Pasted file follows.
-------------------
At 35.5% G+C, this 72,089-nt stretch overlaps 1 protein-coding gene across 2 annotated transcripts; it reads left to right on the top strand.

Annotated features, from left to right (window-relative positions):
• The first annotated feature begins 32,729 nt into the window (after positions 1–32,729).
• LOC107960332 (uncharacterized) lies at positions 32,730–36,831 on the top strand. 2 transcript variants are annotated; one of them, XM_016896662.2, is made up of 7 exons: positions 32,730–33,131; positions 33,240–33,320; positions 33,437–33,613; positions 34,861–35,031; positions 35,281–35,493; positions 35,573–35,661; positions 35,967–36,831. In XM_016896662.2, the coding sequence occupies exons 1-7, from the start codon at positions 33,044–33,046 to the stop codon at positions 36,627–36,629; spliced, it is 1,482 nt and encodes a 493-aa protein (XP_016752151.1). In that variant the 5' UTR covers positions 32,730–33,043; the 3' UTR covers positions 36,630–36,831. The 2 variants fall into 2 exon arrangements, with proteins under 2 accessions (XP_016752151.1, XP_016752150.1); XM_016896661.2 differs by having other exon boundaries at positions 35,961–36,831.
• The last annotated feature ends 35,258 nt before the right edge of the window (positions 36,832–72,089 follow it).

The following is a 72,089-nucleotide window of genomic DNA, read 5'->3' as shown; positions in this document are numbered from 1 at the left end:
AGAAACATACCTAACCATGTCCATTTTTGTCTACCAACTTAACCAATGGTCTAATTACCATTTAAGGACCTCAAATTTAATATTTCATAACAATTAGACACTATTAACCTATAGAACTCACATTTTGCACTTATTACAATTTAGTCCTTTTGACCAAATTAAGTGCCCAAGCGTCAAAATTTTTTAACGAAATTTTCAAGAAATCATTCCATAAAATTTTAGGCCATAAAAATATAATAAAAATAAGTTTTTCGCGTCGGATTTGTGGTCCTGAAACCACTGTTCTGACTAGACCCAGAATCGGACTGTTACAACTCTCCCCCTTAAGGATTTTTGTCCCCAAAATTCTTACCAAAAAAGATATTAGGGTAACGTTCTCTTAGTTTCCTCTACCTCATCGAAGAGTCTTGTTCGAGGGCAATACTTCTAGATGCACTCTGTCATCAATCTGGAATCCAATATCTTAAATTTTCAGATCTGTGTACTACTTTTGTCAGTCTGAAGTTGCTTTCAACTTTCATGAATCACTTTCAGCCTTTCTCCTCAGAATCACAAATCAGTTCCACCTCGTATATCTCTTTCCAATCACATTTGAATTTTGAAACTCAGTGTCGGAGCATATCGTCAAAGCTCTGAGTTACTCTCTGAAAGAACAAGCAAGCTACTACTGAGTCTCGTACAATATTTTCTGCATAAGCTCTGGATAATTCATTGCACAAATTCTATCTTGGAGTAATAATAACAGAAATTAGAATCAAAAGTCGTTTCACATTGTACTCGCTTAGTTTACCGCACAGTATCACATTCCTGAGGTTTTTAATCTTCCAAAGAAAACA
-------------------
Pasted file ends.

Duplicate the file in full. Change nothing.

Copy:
At 35.5% G+C, this 72,089-nt stretch overlaps 1 protein-coding gene across 2 annotated transcripts; it reads left to right on the top strand.

Annotated features, from left to right (window-relative positions):
• The first annotated feature begins 32,729 nt into the window (after positions 1–32,729).
• LOC107960332 (uncharacterized) lies at positions 32,730–36,831 on the top strand. 2 transcript variants are annotated; one of them, XM_016896662.2, is made up of 7 exons: positions 32,730–33,131; positions 33,240–33,320; positions 33,437–33,613; positions 34,861–35,031; positions 35,281–35,493; positions 35,573–35,661; positions 35,967–36,831. In XM_016896662.2, the coding sequence occupies exons 1-7, from the start codon at positions 33,044–33,046 to the stop codon at positions 36,627–36,629; spliced, it is 1,482 nt and encodes a 493-aa protein (XP_016752151.1). In that variant the 5' UTR covers positions 32,730–33,043; the 3' UTR covers positions 36,630–36,831. The 2 variants fall into 2 exon arrangements, with proteins under 2 accessions (XP_016752151.1, XP_016752150.1); XM_016896661.2 differs by having other exon boundaries at positions 35,961–36,831.
• The last annotated feature ends 35,258 nt before the right edge of the window (positions 36,832–72,089 follow it).

The following is a 72,089-nucleotide window of genomic DNA, read 5'->3' as shown; positions in this document are numbered from 1 at the left end:
AGAAACATACCTAACCATGTCCATTTTTGTCTACCAACTTAACCAATGGTCTAATTACCATTTAAGGACCTCAAATTTAATATTTCATAACAATTAGACACTATTAACCTATAGAACTCACATTTTGCACTTATTACAATTTAGTCCTTTTGACCAAATTAAGTGCCCAAGCGTCAAAATTTTTTAACGAAATTTTCAAGAAATCATTCCATAAAATTTTAGGCCATAAAAATATAATAAAAATAAGTTTTTCGCGTCGGATTTGTGGTCCTGAAACCACTGTTCTGACTAGACCCAGAATCGGACTGTTACAACTCTCCCCCTTAAGGATTTTTGTCCCCAAAATTCTTACCAAAAAAGATATTAGGGTAACGTTCTCTTAGTTTCCTCTACCTCATCGAAGAGTCTTGTTCGAGGGCAATACTTCTAGATGCACTCTGTCATCAATCTGGAATCCAATATCTTAAATTTTCAGATCTGTGTACTACTTTTGTCAGTCTGAAGTTGCTTTCAACTTTCATGAATCACTTTCAGCCTTTCTCCTCAGAATCACAAATCAGTTCCACCTCGTATATCTCTTTCCAATCACATTTGAATTTTGAAACTCAGTGTCGGAGCATATCGTCAAAGCTCTGAGTTACTCTCTGAAAGAACAAGCAAGCTACTACTGAGTCTCGTACAATATTTTCTGCATAAGCTCTGGATAATTCATTGCACAAATTCTATCTTGGAGTAATAATAACAGAAATTAGAATCAAAAGTCGTTTCACATTGTACTCGCTTAGTTTACCGCACAGTATCACATTCCTGAGGTTTTTAATCTTCCAAAGAAAACA